Matteo Bianchi

Dr. Matteo Bianchi

Modeling hand kinematics and the sense of touch for grasping and environmental constraints exploitation: from humans to robots and back again

Human hand is endowed with joints, ligaments, muscles resulting in an extraordinary kinematic behavior. This lecture introduces mathematical tools to describe human hand kinematics in experiments with motion capture systems. Statistical tools to achieve a simplified description of hand kinematic characteristics in grasping and ECE are also discussed along with indications on how to translate these observations for the design of robotic systems. Attention will be finally paid on investigating the role of the sense of touch in human manipulation and how it is possible to use these findings to inform the design of sensing apparatus for soft robotic hands.

Short CV:

Matteo Bianchi received the B.S degree and the M.S cum laude in Biomedical Engineering from University of Pisa, Italy, in 2004 and 2007, respectively and the PhD in Automatics, Robotics and Bioengineering from University of Pisa in 2012. Currently, he is working as Assistant Professor of the University of Pisa – Department of Information Engineering – Centro di Ricerca “E. Piaggio”, and Clinic Research Affiliate at Mayo Clinic (Rochester, MN – US). From January to June 2011, he worked as visiting student at the Laboratory for Computational Sensing and Robotics at Johns Hopkins University (Baltimore, MD – US). His research interests include haptic interface design, with applications in medical robotics and assistive/affective human-robot interaction; human and robotic hands: optimal sensing and control; human-inspired control for soft robots; psychophysics and mathematical modelling of the sense of touch and human manipulation. He is an author of contributions to international conferences and journals. He serves as reviewer and member of the editorial board and organizing committee of international journals and conferences. He is editor of the book  “Human and Robot Hands”, Springer International Publishing. In 2010 he was finalist for the Best Student Paper and Best Paper Award at the IEEE Haptics Symposium; in 2012 he was awarded with the JCTF novel technology paper award at the IEEE/RSJ IROS Conference and in 2014 with the best paper award (poster category) at the Eurohaptics Conference. In 2015 he was awarded with the Best Oral presentation award at 2015 Conference organized by the Italian Society of Researchers in Automation and with the Meritorious Service Award for the work as a Reviewer for the IEEE Transactions on Haptics. In 2016 he was awarded with the Best Paper Award at the IEEE Haptics Sympoisum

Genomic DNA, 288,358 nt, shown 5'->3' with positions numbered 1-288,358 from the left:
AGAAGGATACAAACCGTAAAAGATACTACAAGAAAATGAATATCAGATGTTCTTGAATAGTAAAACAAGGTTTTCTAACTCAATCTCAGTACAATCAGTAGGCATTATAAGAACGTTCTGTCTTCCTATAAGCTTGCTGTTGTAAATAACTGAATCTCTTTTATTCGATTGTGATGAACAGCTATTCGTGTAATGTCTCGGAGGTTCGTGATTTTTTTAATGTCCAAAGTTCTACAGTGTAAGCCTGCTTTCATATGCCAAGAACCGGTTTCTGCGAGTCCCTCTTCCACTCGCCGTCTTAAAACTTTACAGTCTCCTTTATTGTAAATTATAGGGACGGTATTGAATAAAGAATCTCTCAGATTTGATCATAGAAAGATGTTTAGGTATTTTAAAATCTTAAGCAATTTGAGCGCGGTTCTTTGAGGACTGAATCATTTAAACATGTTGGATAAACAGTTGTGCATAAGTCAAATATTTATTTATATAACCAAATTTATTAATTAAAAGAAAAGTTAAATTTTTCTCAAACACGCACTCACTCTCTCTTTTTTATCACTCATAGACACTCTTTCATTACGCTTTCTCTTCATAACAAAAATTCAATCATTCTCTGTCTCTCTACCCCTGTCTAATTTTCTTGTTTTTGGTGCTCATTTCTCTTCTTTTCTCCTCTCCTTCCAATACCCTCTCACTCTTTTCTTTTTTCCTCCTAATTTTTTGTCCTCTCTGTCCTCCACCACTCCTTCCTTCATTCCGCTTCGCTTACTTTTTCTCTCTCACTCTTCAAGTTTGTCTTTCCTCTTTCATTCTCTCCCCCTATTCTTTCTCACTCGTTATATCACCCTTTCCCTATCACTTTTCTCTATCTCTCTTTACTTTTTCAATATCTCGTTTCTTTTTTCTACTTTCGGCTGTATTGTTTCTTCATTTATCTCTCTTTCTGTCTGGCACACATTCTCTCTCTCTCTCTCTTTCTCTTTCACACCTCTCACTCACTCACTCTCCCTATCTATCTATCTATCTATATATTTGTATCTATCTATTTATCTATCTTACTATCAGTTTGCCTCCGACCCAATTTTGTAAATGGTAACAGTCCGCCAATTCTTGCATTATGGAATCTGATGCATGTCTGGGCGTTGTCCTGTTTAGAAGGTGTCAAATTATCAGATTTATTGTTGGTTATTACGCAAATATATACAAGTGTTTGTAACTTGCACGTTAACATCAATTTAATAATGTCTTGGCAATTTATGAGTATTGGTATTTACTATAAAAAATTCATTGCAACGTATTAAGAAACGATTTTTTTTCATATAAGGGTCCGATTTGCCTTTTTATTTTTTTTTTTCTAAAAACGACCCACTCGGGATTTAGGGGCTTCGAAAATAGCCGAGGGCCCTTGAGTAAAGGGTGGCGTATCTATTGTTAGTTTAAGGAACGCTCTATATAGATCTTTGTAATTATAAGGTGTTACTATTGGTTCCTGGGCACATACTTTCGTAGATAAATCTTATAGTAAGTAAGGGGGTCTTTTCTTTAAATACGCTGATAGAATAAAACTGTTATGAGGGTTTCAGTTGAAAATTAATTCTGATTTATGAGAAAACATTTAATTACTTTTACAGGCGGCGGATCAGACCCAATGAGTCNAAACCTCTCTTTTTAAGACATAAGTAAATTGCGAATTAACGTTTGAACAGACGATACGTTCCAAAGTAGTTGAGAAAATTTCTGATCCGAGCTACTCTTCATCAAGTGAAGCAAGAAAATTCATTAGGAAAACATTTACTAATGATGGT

His interest in soft manipulation focuses on the investigation of the control strategies human hands use to exploit environmental constraints and on the methods to translate these observations for the design, sensing and control of soft robotic hands. An interesting aspect is the role of haptic feedback and sensing for task accomplishment and environmental constraint exploitation, and which are the best strategies to render/implement it in an artificial way.